Prior to the 1990s, the US government essentially ran “beauty pageants” to distribute the frequencies and had companies campaign for the licenses. The approach encouraged aggressive lobbying, but didn’t raise much money for the Treasury Department.
In 1994 the US government turned to auctions. Milgrom and Wilson (with the help of Preston McAfee, now at Google) designed an auction format in which all licenses were sold at once. This format prevents speculators from buying up frequencies in a certain geographic area and then reselling them to large telecommunications companies wishing to join national or regional networks.
The auction raised $ 617 million – sales of spectrum previously spent for next to nothing – and became a model for countries from Canada to India. The format was also used to auction electricity and natural gas.
Wilson said he thought his time to win a Nobel Prize for work was over.
Wilson spoke to reporters in Stockholm by phone after learning of his victory and tried to think of an auction in which he himself had participated. Then he added, “My wife advises me that we bought ski boots on eBay.”
Wilson described Milgrom, who developed a more general theory of auctions, as “some kind of genius behind all of this auction work”.
The Americans played a prominent role among this year’s Nobel Prize winners. Apart from the Peace Prize, which went to the United Nations World Food Program, seven of the eleven winners were American.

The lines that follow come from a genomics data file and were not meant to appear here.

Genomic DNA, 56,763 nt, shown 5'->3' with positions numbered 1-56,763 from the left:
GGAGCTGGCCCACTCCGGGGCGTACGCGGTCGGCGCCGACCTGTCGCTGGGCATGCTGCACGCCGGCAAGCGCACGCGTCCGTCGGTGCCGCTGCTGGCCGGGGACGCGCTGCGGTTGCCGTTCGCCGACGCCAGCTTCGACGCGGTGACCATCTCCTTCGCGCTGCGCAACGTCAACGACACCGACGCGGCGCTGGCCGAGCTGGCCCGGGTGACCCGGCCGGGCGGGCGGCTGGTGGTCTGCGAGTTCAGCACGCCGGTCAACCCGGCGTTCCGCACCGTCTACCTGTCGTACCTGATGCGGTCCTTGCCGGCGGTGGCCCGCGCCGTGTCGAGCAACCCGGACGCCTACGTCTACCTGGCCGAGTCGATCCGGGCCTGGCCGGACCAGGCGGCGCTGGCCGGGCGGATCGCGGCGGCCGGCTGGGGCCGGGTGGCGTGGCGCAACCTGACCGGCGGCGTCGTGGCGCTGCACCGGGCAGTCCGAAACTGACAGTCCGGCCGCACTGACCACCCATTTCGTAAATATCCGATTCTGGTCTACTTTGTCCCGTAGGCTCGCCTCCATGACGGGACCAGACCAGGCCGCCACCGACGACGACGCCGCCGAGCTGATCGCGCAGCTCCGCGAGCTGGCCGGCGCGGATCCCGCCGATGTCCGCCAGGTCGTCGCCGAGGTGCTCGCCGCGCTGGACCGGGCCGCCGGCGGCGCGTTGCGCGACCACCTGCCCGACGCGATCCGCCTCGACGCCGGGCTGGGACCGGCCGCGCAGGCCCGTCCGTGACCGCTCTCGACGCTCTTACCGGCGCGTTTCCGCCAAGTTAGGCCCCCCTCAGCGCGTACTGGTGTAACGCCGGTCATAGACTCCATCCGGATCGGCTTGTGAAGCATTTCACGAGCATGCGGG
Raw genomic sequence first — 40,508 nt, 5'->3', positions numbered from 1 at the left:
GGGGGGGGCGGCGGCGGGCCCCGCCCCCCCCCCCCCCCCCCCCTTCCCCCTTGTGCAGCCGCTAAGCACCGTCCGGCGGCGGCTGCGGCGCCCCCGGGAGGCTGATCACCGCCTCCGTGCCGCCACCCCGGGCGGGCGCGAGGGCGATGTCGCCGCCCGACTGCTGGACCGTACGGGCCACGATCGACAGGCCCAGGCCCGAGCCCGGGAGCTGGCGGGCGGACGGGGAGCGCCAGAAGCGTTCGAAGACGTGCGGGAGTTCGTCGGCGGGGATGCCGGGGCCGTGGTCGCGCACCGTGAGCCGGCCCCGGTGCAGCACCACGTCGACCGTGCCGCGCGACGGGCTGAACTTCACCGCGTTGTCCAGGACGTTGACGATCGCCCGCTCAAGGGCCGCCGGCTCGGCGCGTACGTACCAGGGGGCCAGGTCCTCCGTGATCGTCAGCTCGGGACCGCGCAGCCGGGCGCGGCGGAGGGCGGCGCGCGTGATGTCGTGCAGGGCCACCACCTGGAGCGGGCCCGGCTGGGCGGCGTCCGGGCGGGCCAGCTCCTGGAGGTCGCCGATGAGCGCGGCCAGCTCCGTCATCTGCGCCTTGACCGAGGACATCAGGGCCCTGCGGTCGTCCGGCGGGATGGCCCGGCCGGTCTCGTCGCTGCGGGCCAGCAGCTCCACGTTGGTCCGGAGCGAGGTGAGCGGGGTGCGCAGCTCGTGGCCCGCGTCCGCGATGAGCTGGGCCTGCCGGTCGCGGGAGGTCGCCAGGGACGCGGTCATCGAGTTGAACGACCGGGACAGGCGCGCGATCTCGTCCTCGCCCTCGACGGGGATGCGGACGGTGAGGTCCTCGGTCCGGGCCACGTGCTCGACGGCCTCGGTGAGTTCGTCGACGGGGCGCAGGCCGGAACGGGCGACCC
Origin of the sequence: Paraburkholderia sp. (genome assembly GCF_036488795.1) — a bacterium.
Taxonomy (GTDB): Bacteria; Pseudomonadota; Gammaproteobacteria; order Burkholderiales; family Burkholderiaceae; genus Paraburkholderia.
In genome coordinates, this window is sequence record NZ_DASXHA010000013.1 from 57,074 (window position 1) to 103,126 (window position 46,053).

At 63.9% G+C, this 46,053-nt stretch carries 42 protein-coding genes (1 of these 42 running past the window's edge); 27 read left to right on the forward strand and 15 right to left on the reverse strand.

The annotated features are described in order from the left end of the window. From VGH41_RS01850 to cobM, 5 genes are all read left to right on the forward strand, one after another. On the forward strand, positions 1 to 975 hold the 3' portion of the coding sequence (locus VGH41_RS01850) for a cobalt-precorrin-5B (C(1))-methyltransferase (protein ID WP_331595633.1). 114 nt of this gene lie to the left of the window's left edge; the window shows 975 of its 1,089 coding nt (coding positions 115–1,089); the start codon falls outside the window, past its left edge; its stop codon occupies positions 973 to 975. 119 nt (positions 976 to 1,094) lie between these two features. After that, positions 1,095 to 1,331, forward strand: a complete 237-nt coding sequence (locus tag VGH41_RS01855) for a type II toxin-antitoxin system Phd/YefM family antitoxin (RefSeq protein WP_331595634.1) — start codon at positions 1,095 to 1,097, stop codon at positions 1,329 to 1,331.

Goran Hansson, general secretary of the Royal Swedish Academy of Sciences who announced the award, said it reflected American investment in research after World War II. “And we’ll see how that trend can change,” he added.
Wilson said that in the face of the coronavirus pandemic, he had no immediate plans of what to do with his share of the award-associated cash prize of 10 million crowns ($ 1.1 million) and a gold medal.
“I will probably just keep it for my wife, my children,” he said.
Last year’s award went to two researchers from the Massachusetts Institute of Technology and a third from Harvard University for their groundbreaking research on efforts to reduce global poverty.
Few economists could have predicted last fall that the globe would practically come to a standstill within months as governments closed their borders, imposed lockdowns and ordered other measures to stop the spread of COVID-19 from happening around the world led to a sharp decline in business.
The prestigious award comes with a cash prize of 10 million crowns ($ 1.1 million) and a gold medal.
On Monday the Nobel Committee awarded theto discover the liver-damaging hepatitis C virus. Tuesday Honored Breakthroughs in Understanding the Mysteries of the Cosmic Black Holes and the On Wednesday, scientists went behind a powerful gene editing tool.
Thewas awarded on Thursday to the American poet Louise Glück for her “open and uncompromising” work. The World Food Program won the on Friday for his efforts to fight hunger worldwide.